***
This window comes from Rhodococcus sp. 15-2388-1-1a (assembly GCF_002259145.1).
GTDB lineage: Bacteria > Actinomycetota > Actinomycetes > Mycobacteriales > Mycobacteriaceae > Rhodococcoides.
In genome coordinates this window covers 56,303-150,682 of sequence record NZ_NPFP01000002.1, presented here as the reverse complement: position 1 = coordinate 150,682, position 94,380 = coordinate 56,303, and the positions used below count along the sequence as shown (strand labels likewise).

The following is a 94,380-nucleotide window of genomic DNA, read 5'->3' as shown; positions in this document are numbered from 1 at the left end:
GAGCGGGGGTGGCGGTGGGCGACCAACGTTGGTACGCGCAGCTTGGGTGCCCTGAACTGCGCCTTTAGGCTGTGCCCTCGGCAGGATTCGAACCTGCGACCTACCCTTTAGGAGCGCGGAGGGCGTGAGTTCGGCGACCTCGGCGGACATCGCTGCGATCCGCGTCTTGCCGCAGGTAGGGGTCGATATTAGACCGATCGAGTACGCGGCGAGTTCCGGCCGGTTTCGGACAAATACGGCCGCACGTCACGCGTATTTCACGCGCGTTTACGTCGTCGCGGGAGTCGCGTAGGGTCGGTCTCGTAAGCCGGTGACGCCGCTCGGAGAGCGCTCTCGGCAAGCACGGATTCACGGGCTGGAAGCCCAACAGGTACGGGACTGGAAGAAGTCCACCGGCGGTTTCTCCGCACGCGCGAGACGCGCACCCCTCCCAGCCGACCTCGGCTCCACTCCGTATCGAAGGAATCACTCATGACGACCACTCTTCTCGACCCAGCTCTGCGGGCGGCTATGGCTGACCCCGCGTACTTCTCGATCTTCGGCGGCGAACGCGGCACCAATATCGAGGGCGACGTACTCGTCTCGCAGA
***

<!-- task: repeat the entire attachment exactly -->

This window comes from Rhodococcus sp. 15-2388-1-1a (assembly GCF_002259145.1).
GTDB lineage: Bacteria > Actinomycetota > Actinomycetes > Mycobacteriales > Mycobacteriaceae > Rhodococcoides.
In genome coordinates this window covers 56,303-150,682 of sequence record NZ_NPFP01000002.1, presented here as the reverse complement: position 1 = coordinate 150,682, position 94,380 = coordinate 56,303, and the positions used below count along the sequence as shown (strand labels likewise).

The following is a 94,380-nucleotide window of genomic DNA, read 5'->3' as shown; positions in this document are numbered from 1 at the left end:
GAGCGGGGGTGGCGGTGGGCGACCAACGTTGGTACGCGCAGCTTGGGTGCCCTGAACTGCGCCTTTAGGCTGTGCCCTCGGCAGGATTCGAACCTGCGACCTACCCTTTAGGAGCGCGGAGGGCGTGAGTTCGGCGACCTCGGCGGACATCGCTGCGATCCGCGTCTTGCCGCAGGTAGGGGTCGATATTAGACCGATCGAGTACGCGGCGAGTTCCGGCCGGTTTCGGACAAATACGGCCGCACGTCACGCGTATTTCACGCGCGTTTACGTCGTCGCGGGAGTCGCGTAGGGTCGGTCTCGTAAGCCGGTGACGCCGCTCGGAGAGCGCTCTCGGCAAGCACGGATTCACGGGCTGGAAGCCCAACAGGTACGGGACTGGAAGAAGTCCACCGGCGGTTTCTCCGCACGCGCGAGACGCGCACCCCTCCCAGCCGACCTCGGCTCCACTCCGTATCGAAGGAATCACTCATGACGACCACTCTTCTCGACCCAGCTCTGCGGGCGGCTATGGCTGACCCCGCGTACTTCTCGATCTTCGGCGGCGAACGCGGCACCAATATCGAGGGCGACGTACTCGTCTCGCAGA